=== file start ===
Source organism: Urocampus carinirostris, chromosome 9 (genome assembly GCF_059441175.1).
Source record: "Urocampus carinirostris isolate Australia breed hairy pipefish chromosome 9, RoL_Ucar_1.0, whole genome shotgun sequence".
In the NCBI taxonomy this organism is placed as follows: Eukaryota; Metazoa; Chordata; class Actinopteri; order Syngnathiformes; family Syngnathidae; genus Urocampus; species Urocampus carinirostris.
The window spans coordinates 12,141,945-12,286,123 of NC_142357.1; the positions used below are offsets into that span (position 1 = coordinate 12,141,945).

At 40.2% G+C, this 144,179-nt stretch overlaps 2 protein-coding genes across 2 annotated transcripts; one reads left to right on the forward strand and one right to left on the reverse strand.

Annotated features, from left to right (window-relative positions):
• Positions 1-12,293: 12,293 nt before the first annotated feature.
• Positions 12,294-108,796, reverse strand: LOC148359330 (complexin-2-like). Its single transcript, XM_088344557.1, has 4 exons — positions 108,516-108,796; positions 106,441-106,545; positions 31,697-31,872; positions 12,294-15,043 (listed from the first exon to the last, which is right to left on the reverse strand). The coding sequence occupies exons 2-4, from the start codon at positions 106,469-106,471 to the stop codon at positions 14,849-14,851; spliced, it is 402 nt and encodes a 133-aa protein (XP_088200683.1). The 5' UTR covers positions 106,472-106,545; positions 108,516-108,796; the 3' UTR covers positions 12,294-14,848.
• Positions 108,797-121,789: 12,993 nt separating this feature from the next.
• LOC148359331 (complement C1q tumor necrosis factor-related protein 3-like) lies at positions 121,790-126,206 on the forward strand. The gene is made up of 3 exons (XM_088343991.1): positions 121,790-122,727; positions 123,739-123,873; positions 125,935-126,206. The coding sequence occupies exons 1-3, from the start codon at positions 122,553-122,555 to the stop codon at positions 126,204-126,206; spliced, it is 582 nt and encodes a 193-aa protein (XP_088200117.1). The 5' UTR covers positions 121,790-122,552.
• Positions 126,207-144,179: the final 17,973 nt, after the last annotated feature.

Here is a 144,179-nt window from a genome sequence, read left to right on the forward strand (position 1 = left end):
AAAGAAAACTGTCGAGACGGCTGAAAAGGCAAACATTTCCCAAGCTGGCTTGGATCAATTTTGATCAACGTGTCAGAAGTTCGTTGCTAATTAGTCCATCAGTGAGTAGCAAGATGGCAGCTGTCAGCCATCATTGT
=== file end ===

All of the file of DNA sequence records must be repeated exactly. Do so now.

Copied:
Source organism: Urocampus carinirostris, chromosome 9 (genome assembly GCF_059441175.1).
Source record: "Urocampus carinirostris isolate Australia breed hairy pipefish chromosome 9, RoL_Ucar_1.0, whole genome shotgun sequence".
In the NCBI taxonomy this organism is placed as follows: Eukaryota; Metazoa; Chordata; class Actinopteri; order Syngnathiformes; family Syngnathidae; genus Urocampus; species Urocampus carinirostris.
The window spans coordinates 12,141,945-12,286,123 of NC_142357.1; the positions used below are offsets into that span (position 1 = coordinate 12,141,945).

At 40.2% G+C, this 144,179-nt stretch overlaps 2 protein-coding genes across 2 annotated transcripts; one reads left to right on the forward strand and one right to left on the reverse strand.

Annotated features, from left to right (window-relative positions):
• Positions 1-12,293: 12,293 nt before the first annotated feature.
• Positions 12,294-108,796, reverse strand: LOC148359330 (complexin-2-like). Its single transcript, XM_088344557.1, has 4 exons — positions 108,516-108,796; positions 106,441-106,545; positions 31,697-31,872; positions 12,294-15,043 (listed from the first exon to the last, which is right to left on the reverse strand). The coding sequence occupies exons 2-4, from the start codon at positions 106,469-106,471 to the stop codon at positions 14,849-14,851; spliced, it is 402 nt and encodes a 133-aa protein (XP_088200683.1). The 5' UTR covers positions 106,472-106,545; positions 108,516-108,796; the 3' UTR covers positions 12,294-14,848.
• Positions 108,797-121,789: 12,993 nt separating this feature from the next.
• LOC148359331 (complement C1q tumor necrosis factor-related protein 3-like) lies at positions 121,790-126,206 on the forward strand. The gene is made up of 3 exons (XM_088343991.1): positions 121,790-122,727; positions 123,739-123,873; positions 125,935-126,206. The coding sequence occupies exons 1-3, from the start codon at positions 122,553-122,555 to the stop codon at positions 126,204-126,206; spliced, it is 582 nt and encodes a 193-aa protein (XP_088200117.1). The 5' UTR covers positions 121,790-122,552.
• Positions 126,207-144,179: the final 17,973 nt, after the last annotated feature.

Here is a 144,179-nt window from a genome sequence, read left to right on the forward strand (position 1 = left end):
AAAGAAAACTGTCGAGACGGCTGAAAAGGCAAACATTTCCCAAGCTGGCTTGGATCAATTTTGATCAACGTGTCAGAAGTTCGTTGCTAATTAGTCCATCAGTGAGTAGCAAGATGGCAGCTGTCAGCCATCATTGT